Banner image: Anjar Akrimullah, Project Manager at POI
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Meet Anjar Akrimullah: Perkumpulan OpenStreetMap Indonesia (POI)

Maps have become an integral part of our daily life – one cannot imagine travelling to a new destination, planning a trip, or even tracking deliveries without a map. There is a simple reason for its ubiquitous presence: maps are easy to understand, as they transcend language barriers and are accessible to people of diverse backgrounds. 


These reasons are also why urban planners and development organizations use map-making extensively as a community participation tool. Participatory mapping – the creation of maps by local communities – is a useful exercise that helps people analyze problems with a geographic dimension. It reflects the daily realities of communities directly impacted by these problems, while improving their collective understanding of these problems and their implications. 


In the programme city of Bandung, Indonesia, our local sub-implementation partner Perkumpulan OpenStreetMap Indonesia (POI) has teamed up with WRI Indonesia to help build young people’s capacities to digitally map Bandung’s safety issues. By training young people in the collection and use of open geospatial data, POI is supporting the implementation of Component 1 of our Theory of Change, “Building System Understanding,” in Bandung.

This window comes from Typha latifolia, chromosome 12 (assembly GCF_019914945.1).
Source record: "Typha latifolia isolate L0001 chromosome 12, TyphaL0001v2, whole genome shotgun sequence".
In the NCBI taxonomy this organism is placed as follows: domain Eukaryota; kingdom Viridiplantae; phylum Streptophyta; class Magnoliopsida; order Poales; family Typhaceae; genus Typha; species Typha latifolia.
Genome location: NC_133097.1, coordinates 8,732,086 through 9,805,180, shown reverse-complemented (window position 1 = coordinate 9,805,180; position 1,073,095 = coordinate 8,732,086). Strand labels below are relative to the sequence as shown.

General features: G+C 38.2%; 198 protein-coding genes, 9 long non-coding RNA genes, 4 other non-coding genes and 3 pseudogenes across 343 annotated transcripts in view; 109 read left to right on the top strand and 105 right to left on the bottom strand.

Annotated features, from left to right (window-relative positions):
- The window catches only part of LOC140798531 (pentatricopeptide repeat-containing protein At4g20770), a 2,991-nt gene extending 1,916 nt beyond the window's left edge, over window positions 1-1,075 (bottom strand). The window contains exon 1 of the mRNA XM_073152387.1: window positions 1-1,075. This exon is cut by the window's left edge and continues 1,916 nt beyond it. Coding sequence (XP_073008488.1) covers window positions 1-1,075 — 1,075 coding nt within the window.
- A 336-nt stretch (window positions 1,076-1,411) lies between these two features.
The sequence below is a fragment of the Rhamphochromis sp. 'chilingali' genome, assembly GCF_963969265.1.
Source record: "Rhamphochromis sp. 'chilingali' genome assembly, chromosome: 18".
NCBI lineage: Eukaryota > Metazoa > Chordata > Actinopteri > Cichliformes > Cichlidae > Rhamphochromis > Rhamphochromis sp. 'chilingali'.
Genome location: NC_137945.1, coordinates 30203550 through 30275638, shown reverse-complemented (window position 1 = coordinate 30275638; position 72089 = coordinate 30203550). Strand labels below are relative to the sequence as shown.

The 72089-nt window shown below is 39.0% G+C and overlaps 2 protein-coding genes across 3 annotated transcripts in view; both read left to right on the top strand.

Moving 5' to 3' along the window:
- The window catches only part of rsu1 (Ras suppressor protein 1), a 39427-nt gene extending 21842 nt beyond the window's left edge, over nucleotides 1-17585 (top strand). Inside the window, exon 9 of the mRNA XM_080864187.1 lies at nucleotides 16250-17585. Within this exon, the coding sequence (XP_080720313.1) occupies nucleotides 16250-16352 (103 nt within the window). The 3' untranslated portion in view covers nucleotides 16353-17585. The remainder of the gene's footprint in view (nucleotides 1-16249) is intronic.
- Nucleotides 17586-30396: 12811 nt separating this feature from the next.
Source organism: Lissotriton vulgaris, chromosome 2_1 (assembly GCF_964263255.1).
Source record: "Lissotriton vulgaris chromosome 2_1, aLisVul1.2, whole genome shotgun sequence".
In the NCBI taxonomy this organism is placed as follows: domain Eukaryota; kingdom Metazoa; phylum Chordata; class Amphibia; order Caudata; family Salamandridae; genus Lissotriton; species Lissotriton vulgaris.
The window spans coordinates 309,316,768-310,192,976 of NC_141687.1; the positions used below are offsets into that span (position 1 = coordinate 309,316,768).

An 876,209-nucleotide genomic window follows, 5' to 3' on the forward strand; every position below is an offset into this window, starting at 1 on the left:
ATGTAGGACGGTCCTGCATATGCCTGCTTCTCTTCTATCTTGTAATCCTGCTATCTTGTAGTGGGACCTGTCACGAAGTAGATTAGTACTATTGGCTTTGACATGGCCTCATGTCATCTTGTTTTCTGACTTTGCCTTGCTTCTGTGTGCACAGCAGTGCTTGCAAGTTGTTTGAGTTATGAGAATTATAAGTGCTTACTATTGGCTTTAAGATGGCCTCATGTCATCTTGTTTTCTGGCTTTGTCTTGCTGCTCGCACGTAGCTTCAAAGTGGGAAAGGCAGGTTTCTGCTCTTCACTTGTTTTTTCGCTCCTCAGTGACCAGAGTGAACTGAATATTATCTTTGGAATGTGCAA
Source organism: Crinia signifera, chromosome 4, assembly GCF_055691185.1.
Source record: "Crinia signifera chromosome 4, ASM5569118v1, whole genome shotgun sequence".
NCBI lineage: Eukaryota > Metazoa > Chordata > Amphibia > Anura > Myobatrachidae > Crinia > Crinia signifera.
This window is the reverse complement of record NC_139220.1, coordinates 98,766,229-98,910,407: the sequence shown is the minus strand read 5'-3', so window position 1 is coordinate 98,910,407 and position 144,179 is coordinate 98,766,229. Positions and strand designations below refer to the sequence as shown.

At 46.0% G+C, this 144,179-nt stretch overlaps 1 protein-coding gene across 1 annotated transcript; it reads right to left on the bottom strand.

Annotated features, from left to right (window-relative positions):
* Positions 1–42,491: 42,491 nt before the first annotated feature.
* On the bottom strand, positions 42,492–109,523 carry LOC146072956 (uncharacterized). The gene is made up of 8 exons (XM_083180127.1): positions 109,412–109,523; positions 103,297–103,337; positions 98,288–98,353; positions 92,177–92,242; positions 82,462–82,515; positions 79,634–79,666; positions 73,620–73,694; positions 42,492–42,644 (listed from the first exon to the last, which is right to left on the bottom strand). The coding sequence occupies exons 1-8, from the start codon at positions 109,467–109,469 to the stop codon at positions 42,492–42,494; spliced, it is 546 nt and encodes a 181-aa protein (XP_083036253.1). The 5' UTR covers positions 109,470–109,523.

In this interview, we speak with Anjar Akrimullah, Project Manager at POI, to learn more about the organisation’s role in the local implementation of S²Cities in Bandung. An urban planner by education, Anjar brings his experience in community capacity building, open-source mapping, and geospatial analysis to train the young people of Bandung to understand their city better through mapping.





Anjar trains an S²Cities team member to use Ushahidi, a digital open-source mapping tool. Source: Kelly Donovan


Author:  What sparked your interest in maps and a career in participatory mapping?


Anjar Akrimullah (AA): Mapping blends my interest in science and art. It allows me to play with spatial data while also exploring the unlimited artistic potential of maps, as there are so many ways of displaying spatial data. I fell in love with the way that maps connect people to their surrounding environment and help them understand how humans interact with these environments. 


View more of his artistic mapping explorations here!